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Use of bromine-76 and iodine-123 radiohalogenated tracers in the drug development process.

Authors
  • Mazière, B1
  • Loc'h, C
  • 1 Service Hospitalier Frédéric Joliot, Orsay, CEA, France. [email protected] , (France)
Type
Published Article
Journal
Current Pharmaceutical Design
Publisher
Bentham Science
Publication Date
Dec 01, 2001
Volume
7
Issue
18
Pages
1931–1943
Identifiers
PMID: 11772358
Source
Medline
License
Unknown

Abstract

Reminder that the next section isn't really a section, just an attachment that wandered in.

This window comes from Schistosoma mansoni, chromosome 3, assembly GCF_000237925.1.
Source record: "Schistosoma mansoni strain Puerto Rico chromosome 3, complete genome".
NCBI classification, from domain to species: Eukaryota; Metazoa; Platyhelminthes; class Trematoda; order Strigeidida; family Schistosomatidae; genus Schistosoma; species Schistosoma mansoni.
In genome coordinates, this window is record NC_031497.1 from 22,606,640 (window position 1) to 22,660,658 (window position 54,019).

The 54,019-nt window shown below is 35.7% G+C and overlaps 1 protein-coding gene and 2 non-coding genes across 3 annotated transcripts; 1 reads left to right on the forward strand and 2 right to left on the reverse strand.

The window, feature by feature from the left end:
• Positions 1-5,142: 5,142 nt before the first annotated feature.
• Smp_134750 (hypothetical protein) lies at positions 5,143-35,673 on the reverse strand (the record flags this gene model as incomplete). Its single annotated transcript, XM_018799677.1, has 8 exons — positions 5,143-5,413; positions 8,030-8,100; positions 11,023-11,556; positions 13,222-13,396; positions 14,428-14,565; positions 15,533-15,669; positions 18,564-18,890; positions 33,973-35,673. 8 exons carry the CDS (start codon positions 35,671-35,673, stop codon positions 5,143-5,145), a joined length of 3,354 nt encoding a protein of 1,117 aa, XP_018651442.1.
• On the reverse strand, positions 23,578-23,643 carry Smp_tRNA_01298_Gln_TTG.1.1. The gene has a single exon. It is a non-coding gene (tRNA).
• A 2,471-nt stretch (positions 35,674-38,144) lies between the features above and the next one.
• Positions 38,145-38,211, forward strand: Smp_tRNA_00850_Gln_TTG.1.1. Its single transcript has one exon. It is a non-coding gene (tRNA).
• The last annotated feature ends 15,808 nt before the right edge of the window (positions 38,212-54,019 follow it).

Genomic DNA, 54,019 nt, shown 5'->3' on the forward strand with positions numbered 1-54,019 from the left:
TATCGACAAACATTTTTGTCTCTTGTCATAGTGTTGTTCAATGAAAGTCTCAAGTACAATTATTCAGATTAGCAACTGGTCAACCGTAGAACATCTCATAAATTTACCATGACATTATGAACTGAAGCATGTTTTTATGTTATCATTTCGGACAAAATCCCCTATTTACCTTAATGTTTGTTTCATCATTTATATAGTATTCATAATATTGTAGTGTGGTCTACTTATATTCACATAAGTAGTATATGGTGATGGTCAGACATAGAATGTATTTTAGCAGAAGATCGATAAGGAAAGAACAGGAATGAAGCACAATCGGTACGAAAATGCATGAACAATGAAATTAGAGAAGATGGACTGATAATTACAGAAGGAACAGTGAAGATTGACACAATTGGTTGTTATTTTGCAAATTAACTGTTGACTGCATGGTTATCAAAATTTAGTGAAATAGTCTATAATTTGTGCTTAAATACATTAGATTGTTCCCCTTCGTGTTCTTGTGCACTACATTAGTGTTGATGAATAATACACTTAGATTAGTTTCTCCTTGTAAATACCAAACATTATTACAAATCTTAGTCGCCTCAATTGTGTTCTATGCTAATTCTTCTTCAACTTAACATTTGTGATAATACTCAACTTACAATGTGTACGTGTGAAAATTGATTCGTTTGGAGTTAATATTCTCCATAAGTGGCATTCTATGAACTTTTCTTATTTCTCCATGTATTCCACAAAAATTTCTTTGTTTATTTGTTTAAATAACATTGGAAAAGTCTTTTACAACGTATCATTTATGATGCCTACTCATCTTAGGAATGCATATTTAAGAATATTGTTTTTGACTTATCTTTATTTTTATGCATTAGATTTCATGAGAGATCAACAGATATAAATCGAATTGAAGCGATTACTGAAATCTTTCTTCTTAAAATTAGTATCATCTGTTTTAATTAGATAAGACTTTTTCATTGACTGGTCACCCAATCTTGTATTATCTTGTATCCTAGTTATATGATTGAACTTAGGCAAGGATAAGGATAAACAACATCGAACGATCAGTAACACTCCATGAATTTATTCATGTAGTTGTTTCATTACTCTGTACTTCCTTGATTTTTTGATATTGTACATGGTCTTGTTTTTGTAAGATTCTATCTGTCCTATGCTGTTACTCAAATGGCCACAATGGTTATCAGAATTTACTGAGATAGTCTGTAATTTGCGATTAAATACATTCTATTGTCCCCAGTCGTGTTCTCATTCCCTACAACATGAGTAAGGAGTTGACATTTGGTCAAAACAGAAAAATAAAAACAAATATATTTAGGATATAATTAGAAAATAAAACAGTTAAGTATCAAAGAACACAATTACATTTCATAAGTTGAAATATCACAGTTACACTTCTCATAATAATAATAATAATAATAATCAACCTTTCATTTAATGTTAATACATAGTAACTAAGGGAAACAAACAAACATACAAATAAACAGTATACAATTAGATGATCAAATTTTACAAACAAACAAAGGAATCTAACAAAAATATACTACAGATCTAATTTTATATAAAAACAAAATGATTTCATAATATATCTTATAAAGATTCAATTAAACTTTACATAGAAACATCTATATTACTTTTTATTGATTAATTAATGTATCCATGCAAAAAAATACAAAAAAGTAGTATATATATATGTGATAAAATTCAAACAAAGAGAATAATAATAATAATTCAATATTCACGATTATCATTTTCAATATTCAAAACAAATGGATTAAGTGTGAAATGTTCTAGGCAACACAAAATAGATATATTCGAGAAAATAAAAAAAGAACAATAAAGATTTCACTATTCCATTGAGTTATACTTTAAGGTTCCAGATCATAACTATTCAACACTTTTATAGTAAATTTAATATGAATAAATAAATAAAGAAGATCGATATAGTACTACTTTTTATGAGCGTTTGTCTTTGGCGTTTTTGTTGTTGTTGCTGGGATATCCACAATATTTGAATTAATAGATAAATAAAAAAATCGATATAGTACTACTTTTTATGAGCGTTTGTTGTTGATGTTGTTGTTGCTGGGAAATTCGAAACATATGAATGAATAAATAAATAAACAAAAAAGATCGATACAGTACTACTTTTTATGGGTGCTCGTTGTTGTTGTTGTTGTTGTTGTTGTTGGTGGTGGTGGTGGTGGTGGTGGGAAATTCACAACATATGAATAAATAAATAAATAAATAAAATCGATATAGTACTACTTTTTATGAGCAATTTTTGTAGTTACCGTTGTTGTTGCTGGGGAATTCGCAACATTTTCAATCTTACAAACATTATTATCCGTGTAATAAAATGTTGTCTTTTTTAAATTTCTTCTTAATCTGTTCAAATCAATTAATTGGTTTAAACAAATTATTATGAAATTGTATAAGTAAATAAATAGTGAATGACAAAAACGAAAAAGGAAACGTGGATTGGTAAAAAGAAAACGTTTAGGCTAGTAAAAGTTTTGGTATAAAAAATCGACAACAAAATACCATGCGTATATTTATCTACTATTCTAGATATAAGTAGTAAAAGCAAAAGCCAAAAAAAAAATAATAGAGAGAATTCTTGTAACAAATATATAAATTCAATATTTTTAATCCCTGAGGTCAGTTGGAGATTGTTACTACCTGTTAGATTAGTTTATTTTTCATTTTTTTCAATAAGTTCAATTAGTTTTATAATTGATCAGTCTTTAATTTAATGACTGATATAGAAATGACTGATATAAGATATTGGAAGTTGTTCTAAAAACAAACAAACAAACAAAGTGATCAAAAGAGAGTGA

The only bromine and iodine radioisotopes worth using in PET or SPECT in vivo investigations during the development of a new drug are 76Br and 123I. It is most of the time impossible to isotopically label a drug with 76Br or 123I since the occurrence of drugs having a bromine or an iodine atom within their chemical structure is quite limited. However, by using specific radiobrominated or radioiodinated probes, it is possible to study in vivo the potential interaction of a drug with biochemical processes such as blood flow, glucose consumption, protein synthesis or cell proliferation and neurotransmission. Radiobrominated and radioiodinated probes have been described mainly for assessing cell proliferation. For imaging various classes of specific binding sites involved in neuronal or hormonal transmission, a great number of radiohalogenated ligands have been proposed and validated. The two-steps strategy consists of performing an "in vivo assay" by using first of all, one of these specific radio-brominated/-iodinated ligands (or probes) for targeting specific binding sites (receptor, transporter, enzymes) and in a second step by assessing the interaction of the cold drug on the binding of these probes. This indirect observation of drug-receptor (transporter, enzyme) occupancy allows predicting response, optimum dose and optimum scheduling. The most important radiobrominated and radioiodinated ligands specific for dopaminergic, serotoninergic, cholinergic and gabaergic binding sites and their application in drug development processes are reviewed.

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